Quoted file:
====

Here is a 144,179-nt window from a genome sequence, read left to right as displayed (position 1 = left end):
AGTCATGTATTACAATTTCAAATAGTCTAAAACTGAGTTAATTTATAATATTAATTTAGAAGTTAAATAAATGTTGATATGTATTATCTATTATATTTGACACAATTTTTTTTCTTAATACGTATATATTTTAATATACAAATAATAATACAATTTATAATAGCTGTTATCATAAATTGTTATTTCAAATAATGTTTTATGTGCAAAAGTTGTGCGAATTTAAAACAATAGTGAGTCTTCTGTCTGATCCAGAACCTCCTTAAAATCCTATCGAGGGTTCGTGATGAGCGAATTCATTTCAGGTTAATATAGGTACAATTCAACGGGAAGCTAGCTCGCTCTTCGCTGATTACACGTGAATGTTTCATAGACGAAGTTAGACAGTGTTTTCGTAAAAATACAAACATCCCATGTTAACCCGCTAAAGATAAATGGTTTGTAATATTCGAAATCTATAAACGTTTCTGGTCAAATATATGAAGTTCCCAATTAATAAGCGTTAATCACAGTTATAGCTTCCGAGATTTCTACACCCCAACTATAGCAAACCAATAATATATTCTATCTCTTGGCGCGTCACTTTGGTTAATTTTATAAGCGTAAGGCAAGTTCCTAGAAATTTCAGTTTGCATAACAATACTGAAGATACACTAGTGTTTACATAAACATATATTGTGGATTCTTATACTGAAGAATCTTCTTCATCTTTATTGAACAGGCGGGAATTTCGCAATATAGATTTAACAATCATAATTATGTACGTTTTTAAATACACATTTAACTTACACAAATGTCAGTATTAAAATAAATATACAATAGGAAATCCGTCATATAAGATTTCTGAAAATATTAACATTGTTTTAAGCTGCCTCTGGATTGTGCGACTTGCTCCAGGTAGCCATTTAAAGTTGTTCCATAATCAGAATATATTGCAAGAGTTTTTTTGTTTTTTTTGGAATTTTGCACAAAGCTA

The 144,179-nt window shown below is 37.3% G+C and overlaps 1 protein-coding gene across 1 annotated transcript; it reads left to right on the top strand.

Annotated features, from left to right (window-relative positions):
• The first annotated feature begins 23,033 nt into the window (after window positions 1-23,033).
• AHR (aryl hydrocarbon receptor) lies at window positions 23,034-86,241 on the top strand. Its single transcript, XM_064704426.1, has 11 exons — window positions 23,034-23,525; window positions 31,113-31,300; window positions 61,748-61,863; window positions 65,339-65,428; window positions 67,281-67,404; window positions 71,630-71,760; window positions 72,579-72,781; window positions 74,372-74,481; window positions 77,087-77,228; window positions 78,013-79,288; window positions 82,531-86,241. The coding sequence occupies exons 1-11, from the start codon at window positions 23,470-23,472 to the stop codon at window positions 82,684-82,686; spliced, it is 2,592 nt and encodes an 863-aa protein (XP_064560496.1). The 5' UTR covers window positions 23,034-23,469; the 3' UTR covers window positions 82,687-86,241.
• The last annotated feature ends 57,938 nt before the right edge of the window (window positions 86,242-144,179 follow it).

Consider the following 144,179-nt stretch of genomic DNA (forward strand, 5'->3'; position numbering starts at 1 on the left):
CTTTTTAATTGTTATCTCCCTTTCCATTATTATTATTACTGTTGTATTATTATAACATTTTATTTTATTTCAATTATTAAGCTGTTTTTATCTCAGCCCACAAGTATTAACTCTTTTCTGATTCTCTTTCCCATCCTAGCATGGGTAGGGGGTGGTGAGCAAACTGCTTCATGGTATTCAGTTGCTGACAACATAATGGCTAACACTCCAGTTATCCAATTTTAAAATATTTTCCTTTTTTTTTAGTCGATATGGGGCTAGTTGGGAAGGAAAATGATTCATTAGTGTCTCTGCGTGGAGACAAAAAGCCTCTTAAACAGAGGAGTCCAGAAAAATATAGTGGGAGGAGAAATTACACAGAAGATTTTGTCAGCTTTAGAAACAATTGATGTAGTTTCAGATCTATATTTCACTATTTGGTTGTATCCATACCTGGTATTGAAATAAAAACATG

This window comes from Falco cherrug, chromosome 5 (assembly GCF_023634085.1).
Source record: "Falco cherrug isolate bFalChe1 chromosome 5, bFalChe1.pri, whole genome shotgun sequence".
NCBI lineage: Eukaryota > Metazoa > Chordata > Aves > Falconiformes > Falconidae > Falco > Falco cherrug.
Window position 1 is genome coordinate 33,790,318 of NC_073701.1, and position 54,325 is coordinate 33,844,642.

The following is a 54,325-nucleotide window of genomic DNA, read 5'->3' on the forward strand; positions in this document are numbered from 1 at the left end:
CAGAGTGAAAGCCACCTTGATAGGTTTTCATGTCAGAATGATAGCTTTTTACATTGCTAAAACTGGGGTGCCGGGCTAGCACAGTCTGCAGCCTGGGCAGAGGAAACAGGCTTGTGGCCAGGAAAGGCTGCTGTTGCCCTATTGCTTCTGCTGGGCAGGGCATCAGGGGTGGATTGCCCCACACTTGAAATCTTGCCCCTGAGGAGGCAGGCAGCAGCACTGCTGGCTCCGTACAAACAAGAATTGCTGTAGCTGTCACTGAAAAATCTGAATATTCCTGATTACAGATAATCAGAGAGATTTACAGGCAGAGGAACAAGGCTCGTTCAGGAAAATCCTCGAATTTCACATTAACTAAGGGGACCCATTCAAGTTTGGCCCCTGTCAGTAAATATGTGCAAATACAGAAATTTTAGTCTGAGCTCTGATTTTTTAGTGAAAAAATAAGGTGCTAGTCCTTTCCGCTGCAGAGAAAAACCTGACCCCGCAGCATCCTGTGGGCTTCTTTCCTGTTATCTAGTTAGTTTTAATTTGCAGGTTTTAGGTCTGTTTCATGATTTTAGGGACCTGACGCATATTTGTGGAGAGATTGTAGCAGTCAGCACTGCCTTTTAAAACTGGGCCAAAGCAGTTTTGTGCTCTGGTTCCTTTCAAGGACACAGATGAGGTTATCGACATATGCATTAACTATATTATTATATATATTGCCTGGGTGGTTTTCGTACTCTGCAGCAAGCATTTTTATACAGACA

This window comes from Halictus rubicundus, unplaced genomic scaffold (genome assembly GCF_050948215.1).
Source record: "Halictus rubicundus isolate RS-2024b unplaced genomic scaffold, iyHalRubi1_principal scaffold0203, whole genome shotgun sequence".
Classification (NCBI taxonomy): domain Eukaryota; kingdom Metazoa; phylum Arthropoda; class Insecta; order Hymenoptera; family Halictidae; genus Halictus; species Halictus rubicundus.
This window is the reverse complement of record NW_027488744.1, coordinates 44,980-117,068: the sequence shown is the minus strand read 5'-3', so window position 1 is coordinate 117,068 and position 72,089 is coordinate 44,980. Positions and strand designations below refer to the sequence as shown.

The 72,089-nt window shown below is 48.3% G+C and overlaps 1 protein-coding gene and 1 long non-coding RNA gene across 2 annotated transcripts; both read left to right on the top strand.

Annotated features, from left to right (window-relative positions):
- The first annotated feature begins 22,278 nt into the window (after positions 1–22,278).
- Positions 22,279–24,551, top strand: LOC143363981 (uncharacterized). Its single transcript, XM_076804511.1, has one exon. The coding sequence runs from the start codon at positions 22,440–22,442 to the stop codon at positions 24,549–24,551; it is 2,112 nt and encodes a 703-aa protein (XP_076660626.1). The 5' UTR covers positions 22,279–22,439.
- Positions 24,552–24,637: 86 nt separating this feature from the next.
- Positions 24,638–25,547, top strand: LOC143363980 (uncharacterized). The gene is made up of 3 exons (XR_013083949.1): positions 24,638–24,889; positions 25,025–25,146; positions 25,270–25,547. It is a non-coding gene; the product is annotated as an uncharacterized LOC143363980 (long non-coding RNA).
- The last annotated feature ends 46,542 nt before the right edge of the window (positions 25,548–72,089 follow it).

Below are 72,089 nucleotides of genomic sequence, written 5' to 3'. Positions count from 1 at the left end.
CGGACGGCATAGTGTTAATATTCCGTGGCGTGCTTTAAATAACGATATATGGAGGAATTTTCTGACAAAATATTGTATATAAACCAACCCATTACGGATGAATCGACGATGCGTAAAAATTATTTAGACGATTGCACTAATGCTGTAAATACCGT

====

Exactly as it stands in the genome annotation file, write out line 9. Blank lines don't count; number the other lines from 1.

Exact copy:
CTTTTTAATTGTTATCTCCCTTTCCATTATTATTATTACTGTTGTATTATTATAACATTTTATTTTATTTCAATTATTAAGCTGTTTTTATCTCAGCCCACAAGTATTAACTCTTTTCTGATTCTCTTTCCCATCCTAGCATGGGTAGGGGGTGGTGAGCAAACTGCTTCATGGTATTCAGTTGCTGACAACATAATGGCTAACACTCCAGTTATCCAATTTTAAAATATTTTCCTTTTTTTTTAGTCGATATGGGGCTAGTTGGGAAGGAAAATGATTCATTAGTGTCTCTGCGTGGAGACAAAAAGCCTCTTAAACAGAGGAGTCCAGAAAAATATAGTGGGAGGAGAAATTACACAGAAGATTTTGTCAGCTTTAGAAACAATTGATGTAGTTTCAGATCTATATTTCACTATTTGGTTGTATCCATACCTGGTATTGAAATAAAAACATG